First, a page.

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Sailing Boat - Boat Design Reviewed

Sailing Boat - Boat Design Reviewed

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Published by: fralgiugia on Aug 22, 2011
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A Sloop Boat

- Design by R.D. "Pete" Culler -
Commentary by Mike O'Brien

T should admit up front to having lusted after the
I Buzzards Bay Sloop for years. How could I not
J. want this boat? With every subtle curve and detail,
her hull demonstrates Pete Culler's gift for proportion
and his sense of appropriate decoration.
We can trace the lineage of the traditionally styled
18-foot 8-inch Buzzards Bay Sloop directly to the
designer's 17-foot 8-inch Concordia Sloop Boat, and
that daysailer has its roots in small working craft. In
Pete Culler's Boats, by John Burke (International Marine,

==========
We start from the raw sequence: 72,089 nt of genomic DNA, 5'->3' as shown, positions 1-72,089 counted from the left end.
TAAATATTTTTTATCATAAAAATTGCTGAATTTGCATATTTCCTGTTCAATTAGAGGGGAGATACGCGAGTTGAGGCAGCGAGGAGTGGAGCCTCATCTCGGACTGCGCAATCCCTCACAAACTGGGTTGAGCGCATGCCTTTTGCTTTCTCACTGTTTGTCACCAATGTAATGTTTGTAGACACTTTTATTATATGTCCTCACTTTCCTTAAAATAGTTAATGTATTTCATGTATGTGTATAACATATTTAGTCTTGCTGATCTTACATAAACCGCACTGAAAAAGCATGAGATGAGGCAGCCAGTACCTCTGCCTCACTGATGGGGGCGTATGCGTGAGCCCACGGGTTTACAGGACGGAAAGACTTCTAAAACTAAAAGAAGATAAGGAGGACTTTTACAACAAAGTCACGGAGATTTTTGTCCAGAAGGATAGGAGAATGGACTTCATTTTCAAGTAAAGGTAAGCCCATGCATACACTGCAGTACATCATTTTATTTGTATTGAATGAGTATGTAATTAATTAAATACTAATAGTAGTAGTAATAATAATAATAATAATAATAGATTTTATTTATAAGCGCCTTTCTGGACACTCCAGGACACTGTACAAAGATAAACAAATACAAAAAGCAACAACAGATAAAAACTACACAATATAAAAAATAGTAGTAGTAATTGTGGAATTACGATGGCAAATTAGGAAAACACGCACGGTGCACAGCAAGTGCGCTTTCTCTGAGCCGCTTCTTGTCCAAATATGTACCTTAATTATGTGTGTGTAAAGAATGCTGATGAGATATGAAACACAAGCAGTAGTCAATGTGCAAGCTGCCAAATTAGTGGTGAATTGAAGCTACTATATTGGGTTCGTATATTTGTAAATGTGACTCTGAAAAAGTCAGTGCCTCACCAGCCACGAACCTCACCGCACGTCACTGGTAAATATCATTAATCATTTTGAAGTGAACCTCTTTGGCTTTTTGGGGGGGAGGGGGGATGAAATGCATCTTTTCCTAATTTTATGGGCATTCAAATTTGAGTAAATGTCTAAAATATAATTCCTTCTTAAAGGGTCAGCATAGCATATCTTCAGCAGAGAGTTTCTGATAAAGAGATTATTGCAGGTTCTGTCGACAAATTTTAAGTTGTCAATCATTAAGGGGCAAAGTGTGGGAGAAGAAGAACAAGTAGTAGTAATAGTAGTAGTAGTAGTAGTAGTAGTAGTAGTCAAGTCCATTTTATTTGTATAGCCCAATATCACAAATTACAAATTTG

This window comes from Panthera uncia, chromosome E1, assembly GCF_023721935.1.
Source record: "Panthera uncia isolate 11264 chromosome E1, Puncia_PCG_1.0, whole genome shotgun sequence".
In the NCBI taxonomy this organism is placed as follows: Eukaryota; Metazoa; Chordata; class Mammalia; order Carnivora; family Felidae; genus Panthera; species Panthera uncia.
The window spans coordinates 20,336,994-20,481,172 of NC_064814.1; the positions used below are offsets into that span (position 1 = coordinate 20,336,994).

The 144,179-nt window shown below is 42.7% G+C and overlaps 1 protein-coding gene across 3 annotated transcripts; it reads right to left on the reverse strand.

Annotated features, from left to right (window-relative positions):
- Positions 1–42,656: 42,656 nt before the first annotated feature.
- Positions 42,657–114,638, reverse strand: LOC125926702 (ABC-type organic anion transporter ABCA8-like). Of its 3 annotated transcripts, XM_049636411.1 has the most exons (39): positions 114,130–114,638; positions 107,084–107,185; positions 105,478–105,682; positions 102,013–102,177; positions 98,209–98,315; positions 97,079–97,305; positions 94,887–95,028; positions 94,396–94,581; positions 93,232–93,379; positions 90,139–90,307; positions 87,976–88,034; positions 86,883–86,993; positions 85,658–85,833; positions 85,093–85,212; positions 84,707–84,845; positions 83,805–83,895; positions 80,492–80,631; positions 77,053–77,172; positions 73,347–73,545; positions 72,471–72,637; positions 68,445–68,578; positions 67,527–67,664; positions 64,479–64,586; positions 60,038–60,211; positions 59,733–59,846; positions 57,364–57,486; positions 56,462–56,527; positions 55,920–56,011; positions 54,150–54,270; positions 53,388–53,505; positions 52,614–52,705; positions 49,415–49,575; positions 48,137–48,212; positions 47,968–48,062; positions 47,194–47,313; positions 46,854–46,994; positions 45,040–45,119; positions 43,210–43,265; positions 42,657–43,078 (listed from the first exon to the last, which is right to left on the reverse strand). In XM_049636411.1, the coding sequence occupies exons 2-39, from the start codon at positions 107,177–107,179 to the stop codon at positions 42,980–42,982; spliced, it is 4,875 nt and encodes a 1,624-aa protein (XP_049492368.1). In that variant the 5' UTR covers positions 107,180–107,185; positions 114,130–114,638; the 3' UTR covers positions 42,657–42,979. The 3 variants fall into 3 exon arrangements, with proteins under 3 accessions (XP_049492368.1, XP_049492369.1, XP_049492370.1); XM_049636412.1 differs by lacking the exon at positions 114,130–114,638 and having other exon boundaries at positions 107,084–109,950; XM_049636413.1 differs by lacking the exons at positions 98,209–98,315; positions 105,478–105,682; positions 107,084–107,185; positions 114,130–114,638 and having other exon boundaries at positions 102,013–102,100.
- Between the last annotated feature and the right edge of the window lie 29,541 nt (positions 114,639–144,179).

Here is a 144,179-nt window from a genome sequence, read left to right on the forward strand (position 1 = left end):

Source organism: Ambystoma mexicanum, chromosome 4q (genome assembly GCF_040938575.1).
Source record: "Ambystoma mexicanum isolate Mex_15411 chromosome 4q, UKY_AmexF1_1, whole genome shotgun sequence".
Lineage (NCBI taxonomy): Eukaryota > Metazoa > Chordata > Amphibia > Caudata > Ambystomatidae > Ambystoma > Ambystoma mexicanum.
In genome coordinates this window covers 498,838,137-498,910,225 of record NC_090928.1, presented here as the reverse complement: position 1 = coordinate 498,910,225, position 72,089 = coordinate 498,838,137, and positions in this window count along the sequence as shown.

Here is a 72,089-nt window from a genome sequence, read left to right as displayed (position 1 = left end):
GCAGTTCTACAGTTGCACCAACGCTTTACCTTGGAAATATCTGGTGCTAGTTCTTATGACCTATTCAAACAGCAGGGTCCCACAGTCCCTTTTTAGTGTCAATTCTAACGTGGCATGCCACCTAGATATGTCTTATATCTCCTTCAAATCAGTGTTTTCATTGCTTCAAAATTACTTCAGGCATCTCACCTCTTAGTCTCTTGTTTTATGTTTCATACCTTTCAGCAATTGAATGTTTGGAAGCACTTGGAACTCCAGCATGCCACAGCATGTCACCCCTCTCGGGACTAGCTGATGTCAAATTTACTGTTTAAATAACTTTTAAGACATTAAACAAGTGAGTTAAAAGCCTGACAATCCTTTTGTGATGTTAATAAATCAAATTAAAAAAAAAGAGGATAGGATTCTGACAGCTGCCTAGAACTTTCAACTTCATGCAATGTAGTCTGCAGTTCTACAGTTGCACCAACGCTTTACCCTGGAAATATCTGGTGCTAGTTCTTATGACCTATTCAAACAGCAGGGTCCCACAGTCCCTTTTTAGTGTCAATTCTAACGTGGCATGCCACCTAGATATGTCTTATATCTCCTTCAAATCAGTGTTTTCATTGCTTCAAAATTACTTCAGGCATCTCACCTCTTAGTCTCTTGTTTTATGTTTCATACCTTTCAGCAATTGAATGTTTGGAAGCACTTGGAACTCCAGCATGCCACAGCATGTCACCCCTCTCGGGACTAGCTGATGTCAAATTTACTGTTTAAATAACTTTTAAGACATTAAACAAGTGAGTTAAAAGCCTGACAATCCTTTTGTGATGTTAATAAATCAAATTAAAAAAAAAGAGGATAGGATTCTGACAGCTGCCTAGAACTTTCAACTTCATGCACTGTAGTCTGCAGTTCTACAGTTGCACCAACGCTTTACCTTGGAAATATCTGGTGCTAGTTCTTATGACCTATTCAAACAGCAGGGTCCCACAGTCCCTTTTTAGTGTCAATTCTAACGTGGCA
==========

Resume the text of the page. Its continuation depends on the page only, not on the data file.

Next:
Camden, Maine, 1984), the Concordia Company's
Waldo Howland recalled considerations that led to the
Sloop Boat's design and construction:
"Such a boat," Howland said, "would have to be
attractive to look at and shipshape in appearance. She
would have to be well built with special attention to
detail. For a number of reasons, wood seemed to be
the best and only medium for construction. Wood has
natural virtues so far as appearance, sound, feel, smell,
and flotation are concerned. Variations and modifica-
tions by [the boat's] owner are easy. And [wood] can
be painted, polished, and puttered with. In short, it
can be loved."

During their search for an appropriate model,
Howland and his fellow conspirators talked about
Scituate lobsterboats, Connecticut River shad boats,
and Bahama dinghies. All having been said, Culler
kept a Kingston lobsterboat firmly in mind while draw-
ing the hull lines for Concordia's daysailer.
Although Burke's book bristles with accounts of the
Sloop Boat's ability in a breeze of wind, this is a light
and narrow craft that carries a healthy spread of can-
vas. It can jump up and bite a sailor who dismisses the
mainsail's deep reefs as mere affectations. For all its
virtues, stability and power are not the Sloop Boat's
strong suits.

In 1977, Wyatt Garfield asked Culler to draw him a